Sweden has very specific regulations around regular working hours, calculating overtime, and how employers need to keep track of it all. Learn more about them in this month's EHS Global Moments feature.

The world is full of environment, health and safety regulations, with new ones being added every day. Most of these requirements focus on manufacturing operations, but a surprising number of regulations apply to offices and other non-manufacturing, lower-risk operations! Check in with us once a month for our new blog series: EHS Global Moments, where we highlight a country-specific EHS regulation applicable to non-manufacturing operations, organized by place, topic, or theme.

Sweden has its own regulation (separate from the EU) that defines what a regular workweek should look like in terms of hours and overtime—it’s known as the Working Hours Act (1982:673). This law, which applies to the majority of employees in Sweden, presents a standard set of guidelines and procedures for calculating time worked, and places the onus of timekeeping on the employer, not employee, in almost all circumstances. Because of this, it is suggested that offices use systems to monitor working hours and to send reminders to personnel when they are getting close to their maximum hours for the week (or month)—ensuring that they don’t work longer periods than this regulation permits. Learn more about work hours and overtime in Sweden:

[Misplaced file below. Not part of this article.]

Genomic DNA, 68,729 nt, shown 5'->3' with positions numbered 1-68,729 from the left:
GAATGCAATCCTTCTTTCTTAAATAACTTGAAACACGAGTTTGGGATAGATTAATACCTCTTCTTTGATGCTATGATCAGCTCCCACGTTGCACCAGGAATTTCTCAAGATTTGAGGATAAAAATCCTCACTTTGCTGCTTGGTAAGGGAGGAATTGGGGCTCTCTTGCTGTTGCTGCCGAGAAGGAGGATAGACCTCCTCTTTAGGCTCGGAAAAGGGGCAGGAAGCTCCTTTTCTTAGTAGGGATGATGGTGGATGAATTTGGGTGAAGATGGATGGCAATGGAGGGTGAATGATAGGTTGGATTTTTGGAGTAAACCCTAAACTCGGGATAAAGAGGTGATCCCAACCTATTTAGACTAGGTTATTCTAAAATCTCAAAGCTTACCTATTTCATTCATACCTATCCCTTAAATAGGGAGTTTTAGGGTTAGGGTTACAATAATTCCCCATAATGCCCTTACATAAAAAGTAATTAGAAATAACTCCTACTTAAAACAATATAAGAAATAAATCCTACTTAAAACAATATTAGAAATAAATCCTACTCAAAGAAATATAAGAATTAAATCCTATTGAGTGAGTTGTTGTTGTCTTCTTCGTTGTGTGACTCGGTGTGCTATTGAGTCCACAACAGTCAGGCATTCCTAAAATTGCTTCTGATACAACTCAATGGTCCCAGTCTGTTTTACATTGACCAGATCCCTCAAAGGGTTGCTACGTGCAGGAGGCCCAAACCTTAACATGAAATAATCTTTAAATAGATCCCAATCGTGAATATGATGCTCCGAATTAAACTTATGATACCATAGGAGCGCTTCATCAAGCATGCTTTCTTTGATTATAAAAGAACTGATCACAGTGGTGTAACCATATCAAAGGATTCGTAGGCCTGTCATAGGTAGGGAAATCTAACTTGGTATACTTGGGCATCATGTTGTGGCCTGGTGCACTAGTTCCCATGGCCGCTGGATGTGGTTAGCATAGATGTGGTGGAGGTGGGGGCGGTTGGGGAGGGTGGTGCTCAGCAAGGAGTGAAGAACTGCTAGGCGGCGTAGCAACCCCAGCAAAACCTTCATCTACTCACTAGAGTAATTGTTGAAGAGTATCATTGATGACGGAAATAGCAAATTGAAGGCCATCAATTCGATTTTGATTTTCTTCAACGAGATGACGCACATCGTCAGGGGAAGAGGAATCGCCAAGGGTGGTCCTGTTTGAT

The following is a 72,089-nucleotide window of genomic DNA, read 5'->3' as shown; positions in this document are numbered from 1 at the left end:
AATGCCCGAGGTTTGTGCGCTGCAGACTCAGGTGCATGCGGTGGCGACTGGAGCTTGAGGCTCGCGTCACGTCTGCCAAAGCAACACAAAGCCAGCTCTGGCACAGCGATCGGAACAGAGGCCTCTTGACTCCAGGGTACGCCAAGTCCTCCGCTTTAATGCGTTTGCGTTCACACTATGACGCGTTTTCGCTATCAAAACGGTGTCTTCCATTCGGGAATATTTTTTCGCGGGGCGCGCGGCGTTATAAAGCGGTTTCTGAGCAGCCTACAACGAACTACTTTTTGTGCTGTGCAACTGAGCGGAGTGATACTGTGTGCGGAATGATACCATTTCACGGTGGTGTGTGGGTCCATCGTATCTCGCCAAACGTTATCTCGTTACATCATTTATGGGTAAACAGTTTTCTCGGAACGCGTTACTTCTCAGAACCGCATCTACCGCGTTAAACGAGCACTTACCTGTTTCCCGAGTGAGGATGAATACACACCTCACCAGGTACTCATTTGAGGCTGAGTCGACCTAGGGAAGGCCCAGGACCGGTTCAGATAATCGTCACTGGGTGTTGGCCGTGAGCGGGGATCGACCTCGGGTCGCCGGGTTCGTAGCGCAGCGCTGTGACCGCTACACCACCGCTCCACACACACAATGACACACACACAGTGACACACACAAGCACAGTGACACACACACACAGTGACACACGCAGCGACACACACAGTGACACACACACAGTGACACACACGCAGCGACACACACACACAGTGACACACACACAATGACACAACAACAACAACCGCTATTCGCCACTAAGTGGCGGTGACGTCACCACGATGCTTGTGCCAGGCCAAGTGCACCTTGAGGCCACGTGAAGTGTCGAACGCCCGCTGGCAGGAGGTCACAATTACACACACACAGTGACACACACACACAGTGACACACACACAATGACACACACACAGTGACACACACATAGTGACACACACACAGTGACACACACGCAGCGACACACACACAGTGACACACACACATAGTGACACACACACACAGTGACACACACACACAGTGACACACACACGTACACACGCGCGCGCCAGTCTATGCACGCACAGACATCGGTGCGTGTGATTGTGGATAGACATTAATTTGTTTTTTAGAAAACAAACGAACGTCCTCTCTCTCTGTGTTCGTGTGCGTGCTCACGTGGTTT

• Regular working hours may not exceed 40 hours a week. If it is necessary to work more than 40 hours, employees can work no more than 48 hours per week for a period of four weeks.
  • When calculating the total working time, annual leave and sickness absence during times when the employee would otherwise have worked shall be treated as hours worked.
  • When there is a special need for overtime (any working time in excess of regular working time), overtime may be worked up to a maximum of 48 hours per employee over a period of four weeks, with a maximum of 200 hours per calendar year.
  • If there are special grounds for doing so, extra overtime (any overtime in excess of general overtime) may be worked up to a maximum of 150 hours per employee over a calendar year.
  • Together, extra overtime and general overtime may not exceed 48 hours per employee over a period of four weeks, or 50 hours over a calendar month.

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